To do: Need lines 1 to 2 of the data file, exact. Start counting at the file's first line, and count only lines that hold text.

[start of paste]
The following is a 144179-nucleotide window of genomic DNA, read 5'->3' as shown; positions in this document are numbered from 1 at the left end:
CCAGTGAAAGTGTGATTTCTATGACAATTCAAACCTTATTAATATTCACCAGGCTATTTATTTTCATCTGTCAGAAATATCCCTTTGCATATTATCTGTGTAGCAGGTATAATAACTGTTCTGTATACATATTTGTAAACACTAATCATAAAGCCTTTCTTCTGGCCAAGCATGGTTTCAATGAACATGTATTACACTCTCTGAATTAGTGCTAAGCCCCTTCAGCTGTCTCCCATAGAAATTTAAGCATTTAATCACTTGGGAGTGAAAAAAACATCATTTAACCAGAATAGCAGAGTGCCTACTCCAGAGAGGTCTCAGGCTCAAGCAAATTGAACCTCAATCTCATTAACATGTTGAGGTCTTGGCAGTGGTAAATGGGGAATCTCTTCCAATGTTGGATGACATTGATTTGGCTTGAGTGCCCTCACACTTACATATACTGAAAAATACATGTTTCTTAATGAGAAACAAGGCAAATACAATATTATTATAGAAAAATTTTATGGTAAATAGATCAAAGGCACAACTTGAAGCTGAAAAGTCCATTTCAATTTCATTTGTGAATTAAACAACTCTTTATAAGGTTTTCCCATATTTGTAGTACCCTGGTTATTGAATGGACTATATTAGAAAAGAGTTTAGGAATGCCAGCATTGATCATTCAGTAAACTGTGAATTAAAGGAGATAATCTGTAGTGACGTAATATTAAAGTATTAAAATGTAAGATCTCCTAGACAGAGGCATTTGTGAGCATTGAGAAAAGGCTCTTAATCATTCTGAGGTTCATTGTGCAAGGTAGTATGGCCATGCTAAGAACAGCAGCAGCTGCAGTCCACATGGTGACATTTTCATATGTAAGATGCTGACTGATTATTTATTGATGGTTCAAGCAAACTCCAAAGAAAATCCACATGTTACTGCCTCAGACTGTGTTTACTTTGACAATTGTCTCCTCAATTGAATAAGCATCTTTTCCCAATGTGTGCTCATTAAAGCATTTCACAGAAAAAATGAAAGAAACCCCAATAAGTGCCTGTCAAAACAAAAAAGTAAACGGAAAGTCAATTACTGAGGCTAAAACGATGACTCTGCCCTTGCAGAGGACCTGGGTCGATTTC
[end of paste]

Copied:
The following is a 144179-nucleotide window of genomic DNA, read 5'->3' as shown; positions in this document are numbered from 1 at the left end:
CCAGTGAAAGTGTGATTTCTATGACAATTCAAACCTTATTAATATTCACCAGGCTATTTATTTTCATCTGTCAGAAATATCCCTTTGCATATTATCTGTGTAGCAGGTATAATAACTGTTCTGTATACATATTTGTAAACACTAATCATAAAGCCTTTCTTCTGGCCAAGCATGGTTTCAATGAACATGTATTACACTCTCTGAATTAGTGCTAAGCCCCTTCAGCTGTCTCCCATAGAAATTTAAGCATTTAATCACTTGGGAGTGAAAAAAACATCATTTAACCAGAATAGCAGAGTGCCTACTCCAGAGAGGTCTCAGGCTCAAGCAAATTGAACCTCAATCTCATTAACATGTTGAGGTCTTGGCAGTGGTAAATGGGGAATCTCTTCCAATGTTGGATGACATTGATTTGGCTTGAGTGCCCTCACACTTACATATACTGAAAAATACATGTTTCTTAATGAGAAACAAGGCAAATACAATATTATTATAGAAAAATTTTATGGTAAATAGATCAAAGGCACAACTTGAAGCTGAAAAGTCCATTTCAATTTCATTTGTGAATTAAACAACTCTTTATAAGGTTTTCCCATATTTGTAGTACCCTGGTTATTGAATGGACTATATTAGAAAAGAGTTTAGGAATGCCAGCATTGATCATTCAGTAAACTGTGAATTAAAGGAGATAATCTGTAGTGACGTAATATTAAAGTATTAAAATGTAAGATCTCCTAGACAGAGGCATTTGTGAGCATTGAGAAAAGGCTCTTAATCATTCTGAGGTTCATTGTGCAAGGTAGTATGGCCATGCTAAGAACAGCAGCAGCTGCAGTCCACATGGTGACATTTTCATATGTAAGATGCTGACTGATTATTTATTGATGGTTCAAGCAAACTCCAAAGAAAATCCACATGTTACTGCCTCAGACTGTGTTTACTTTGACAATTGTCTCCTCAATTGAATAAGCATCTTTTCCCAATGTGTGCTCATTAAAGCATTTCACAGAAAAAATGAAAGAAACCCCAATAAGTGCCTGTCAAAACAAAAAAGTAAACGGAAAGTCAATTACTGAGGCTAAAACGATGACTCTGCCCTTGCAGAGGACCTGGGTCGATTTC